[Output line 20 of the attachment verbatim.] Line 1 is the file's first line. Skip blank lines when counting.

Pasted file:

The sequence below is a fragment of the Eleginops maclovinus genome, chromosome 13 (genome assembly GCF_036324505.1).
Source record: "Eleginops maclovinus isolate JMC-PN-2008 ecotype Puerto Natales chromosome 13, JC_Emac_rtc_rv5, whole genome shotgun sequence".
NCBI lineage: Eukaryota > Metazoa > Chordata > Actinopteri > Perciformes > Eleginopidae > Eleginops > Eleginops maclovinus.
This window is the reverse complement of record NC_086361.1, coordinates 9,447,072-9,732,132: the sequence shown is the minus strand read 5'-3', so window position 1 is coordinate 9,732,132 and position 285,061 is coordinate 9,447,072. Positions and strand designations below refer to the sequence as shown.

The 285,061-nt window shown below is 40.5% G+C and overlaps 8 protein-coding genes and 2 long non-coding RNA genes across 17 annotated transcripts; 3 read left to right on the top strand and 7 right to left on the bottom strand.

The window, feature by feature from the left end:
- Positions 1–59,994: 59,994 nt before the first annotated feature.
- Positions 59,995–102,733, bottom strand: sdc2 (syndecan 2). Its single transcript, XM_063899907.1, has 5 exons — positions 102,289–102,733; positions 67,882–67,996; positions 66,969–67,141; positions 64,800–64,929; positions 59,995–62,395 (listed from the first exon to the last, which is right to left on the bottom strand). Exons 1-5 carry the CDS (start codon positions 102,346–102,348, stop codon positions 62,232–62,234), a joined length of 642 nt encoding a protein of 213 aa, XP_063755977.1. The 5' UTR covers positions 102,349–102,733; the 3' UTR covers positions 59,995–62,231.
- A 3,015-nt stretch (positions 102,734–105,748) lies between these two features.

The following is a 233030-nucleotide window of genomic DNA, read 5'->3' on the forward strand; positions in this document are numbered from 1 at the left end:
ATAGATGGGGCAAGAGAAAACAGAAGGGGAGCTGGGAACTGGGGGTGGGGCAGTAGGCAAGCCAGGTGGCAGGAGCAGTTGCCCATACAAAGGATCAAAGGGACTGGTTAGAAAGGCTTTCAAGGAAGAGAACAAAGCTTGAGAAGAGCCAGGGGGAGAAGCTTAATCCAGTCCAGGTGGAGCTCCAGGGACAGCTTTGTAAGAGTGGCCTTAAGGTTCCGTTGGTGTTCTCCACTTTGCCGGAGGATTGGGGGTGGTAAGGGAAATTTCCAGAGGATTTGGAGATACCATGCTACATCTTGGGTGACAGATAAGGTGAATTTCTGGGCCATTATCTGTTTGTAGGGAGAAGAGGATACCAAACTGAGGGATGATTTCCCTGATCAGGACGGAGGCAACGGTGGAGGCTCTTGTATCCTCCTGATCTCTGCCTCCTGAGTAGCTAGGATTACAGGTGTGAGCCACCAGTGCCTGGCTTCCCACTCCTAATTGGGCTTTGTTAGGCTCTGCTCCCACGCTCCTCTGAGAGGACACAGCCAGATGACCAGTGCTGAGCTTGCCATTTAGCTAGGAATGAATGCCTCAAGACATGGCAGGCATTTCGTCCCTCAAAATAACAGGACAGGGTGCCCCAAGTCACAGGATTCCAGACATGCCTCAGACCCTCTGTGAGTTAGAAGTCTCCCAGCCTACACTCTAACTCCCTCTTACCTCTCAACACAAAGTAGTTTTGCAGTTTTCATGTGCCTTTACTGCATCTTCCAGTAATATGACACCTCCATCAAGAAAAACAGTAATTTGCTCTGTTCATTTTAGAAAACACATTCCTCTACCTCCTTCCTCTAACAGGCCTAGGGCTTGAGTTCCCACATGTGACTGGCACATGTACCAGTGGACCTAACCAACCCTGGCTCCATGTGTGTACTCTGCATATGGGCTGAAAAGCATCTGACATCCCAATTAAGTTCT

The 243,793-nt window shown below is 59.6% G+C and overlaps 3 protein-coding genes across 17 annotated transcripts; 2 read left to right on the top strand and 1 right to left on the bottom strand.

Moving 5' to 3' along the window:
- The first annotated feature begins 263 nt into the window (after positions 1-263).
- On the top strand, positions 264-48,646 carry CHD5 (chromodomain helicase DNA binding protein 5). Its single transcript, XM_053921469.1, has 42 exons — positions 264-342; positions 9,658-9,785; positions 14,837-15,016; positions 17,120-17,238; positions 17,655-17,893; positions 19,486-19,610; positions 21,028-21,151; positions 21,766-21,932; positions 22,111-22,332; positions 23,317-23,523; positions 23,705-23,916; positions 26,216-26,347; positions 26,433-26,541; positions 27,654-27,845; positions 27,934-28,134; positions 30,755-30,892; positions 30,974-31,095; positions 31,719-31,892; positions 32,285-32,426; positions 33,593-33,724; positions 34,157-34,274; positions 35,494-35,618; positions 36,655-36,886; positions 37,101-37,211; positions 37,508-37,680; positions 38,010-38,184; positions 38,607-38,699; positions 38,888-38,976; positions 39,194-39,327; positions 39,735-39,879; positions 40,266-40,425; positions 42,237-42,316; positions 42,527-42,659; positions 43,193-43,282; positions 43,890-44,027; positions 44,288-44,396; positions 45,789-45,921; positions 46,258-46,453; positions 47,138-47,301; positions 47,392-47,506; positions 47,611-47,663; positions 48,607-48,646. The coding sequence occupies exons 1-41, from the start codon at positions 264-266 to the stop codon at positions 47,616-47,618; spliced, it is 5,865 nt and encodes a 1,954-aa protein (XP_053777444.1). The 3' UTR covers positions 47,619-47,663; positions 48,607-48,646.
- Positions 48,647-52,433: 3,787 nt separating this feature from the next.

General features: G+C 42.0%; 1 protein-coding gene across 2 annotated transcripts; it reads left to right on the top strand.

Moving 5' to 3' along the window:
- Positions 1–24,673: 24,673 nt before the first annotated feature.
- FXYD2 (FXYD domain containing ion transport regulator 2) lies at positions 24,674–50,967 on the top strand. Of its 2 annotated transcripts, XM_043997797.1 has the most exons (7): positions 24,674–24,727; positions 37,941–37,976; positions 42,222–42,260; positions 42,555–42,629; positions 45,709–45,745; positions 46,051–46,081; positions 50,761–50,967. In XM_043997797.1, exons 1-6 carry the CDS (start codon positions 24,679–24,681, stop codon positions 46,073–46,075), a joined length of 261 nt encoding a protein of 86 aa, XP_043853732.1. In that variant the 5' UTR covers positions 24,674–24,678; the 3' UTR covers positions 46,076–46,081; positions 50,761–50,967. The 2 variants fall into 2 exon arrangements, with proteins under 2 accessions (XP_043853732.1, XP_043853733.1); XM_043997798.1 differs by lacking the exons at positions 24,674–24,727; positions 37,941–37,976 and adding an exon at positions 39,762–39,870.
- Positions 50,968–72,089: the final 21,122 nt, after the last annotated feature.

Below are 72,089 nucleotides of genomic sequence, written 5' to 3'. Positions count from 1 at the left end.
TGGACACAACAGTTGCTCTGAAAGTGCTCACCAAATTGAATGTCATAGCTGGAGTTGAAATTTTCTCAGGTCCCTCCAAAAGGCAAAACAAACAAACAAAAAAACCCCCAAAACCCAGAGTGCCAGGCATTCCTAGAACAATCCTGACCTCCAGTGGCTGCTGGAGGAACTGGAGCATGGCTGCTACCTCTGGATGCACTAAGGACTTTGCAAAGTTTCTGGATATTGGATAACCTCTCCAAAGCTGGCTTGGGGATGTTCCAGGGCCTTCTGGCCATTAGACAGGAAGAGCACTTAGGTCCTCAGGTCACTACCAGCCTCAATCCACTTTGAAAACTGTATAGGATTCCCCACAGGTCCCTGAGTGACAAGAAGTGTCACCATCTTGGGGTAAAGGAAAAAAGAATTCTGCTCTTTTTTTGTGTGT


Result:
- FXYD2 (FXYD domain containing ion transport regulator 2) lies at positions 24,674–50,967 on the top strand. Of its 2 annotated transcripts, XM_043997797.1 has the most exons (7): positions 24,674–24,727; positions 37,941–37,976; positions 42,222–42,260; positions 42,555–42,629; positions 45,709–45,745; positions 46,051–46,081; positions 50,761–50,967. In XM_043997797.1, exons 1-6 carry the CDS (start codon positions 24,679–24,681, stop codon positions 46,073–46,075), a joined length of 261 nt encoding a protein of 86 aa, XP_043853732.1. In that variant the 5' UTR covers positions 24,674–24,678; the 3' UTR covers positions 46,076–46,081; positions 50,761–50,967. The 2 variants fall into 2 exon arrangements, with proteins under 2 accessions (XP_043853732.1, XP_043853733.1); XM_043997798.1 differs by lacking the exons at positions 24,674–24,727; positions 37,941–37,976 and adding an exon at positions 39,762–39,870.